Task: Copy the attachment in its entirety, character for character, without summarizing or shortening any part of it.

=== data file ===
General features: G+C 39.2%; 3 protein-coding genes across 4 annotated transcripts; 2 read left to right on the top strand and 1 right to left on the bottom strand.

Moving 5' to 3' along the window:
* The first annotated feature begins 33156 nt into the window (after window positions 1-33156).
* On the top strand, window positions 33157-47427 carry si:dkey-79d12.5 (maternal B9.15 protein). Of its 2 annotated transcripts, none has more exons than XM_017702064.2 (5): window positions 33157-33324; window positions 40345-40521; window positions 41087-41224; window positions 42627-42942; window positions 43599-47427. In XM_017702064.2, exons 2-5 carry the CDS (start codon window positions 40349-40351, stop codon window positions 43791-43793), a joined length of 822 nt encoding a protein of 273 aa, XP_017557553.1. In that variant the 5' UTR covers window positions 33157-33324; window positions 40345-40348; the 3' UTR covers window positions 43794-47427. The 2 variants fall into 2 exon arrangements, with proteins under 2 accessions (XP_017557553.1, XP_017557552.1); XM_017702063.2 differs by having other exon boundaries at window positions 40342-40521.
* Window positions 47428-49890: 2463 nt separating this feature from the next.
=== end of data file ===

General features: G+C 39.2%; 3 protein-coding genes across 4 annotated transcripts; 2 read left to right on the top strand and 1 right to left on the bottom strand.

Moving 5' to 3' along the window:
* The first annotated feature begins 33156 nt into the window (after window positions 1-33156).
* On the top strand, window positions 33157-47427 carry si:dkey-79d12.5 (maternal B9.15 protein). Of its 2 annotated transcripts, none has more exons than XM_017702064.2 (5): window positions 33157-33324; window positions 40345-40521; window positions 41087-41224; window positions 42627-42942; window positions 43599-47427. In XM_017702064.2, exons 2-5 carry the CDS (start codon window positions 40349-40351, stop codon window positions 43791-43793), a joined length of 822 nt encoding a protein of 273 aa, XP_017557553.1. In that variant the 5' UTR covers window positions 33157-33324; window positions 40345-40348; the 3' UTR covers window positions 43794-47427. The 2 variants fall into 2 exon arrangements, with proteins under 2 accessions (XP_017557553.1, XP_017557552.1); XM_017702063.2 differs by having other exon boundaries at window positions 40342-40521.
* Window positions 47428-49890: 2463 nt separating this feature from the next.